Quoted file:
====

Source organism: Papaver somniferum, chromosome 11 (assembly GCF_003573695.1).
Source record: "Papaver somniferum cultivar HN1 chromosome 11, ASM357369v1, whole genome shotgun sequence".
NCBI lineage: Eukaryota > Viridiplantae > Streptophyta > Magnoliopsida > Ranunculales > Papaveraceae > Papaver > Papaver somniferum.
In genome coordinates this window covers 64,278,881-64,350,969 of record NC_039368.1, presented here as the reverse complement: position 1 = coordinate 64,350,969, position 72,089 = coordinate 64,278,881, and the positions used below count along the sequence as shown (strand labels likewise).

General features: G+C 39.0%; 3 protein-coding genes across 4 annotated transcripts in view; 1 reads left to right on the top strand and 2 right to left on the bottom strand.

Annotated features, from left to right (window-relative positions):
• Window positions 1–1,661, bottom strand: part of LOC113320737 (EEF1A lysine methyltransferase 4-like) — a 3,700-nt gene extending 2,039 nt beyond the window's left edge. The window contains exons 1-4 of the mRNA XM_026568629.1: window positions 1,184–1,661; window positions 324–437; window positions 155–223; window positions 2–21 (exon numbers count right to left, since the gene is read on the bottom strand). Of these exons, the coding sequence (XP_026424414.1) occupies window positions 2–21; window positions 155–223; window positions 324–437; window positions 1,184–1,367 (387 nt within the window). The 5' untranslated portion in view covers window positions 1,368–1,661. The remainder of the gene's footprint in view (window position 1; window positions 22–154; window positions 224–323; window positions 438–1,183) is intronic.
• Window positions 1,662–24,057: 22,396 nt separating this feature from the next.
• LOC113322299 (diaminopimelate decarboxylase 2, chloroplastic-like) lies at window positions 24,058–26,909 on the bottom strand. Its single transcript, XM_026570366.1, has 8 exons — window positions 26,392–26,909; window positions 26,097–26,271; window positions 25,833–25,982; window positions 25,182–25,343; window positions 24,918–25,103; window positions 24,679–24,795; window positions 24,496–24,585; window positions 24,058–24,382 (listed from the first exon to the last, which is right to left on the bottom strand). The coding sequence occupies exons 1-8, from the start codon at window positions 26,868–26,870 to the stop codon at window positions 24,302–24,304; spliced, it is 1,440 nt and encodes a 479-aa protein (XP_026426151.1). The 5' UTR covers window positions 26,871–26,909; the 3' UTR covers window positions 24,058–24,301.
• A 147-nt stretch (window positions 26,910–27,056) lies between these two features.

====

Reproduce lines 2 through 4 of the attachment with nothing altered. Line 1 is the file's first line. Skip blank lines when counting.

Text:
Source record: "Papaver somniferum cultivar HN1 chromosome 11, ASM357369v1, whole genome shotgun sequence".
NCBI lineage: Eukaryota > Viridiplantae > Streptophyta > Magnoliopsida > Ranunculales > Papaveraceae > Papaver > Papaver somniferum.
In genome coordinates this window covers 64,278,881-64,350,969 of record NC_039368.1, presented here as the reverse complement: position 1 = coordinate 64,350,969, position 72,089 = coordinate 64,278,881, and the positions used below count along the sequence as shown (strand labels likewise).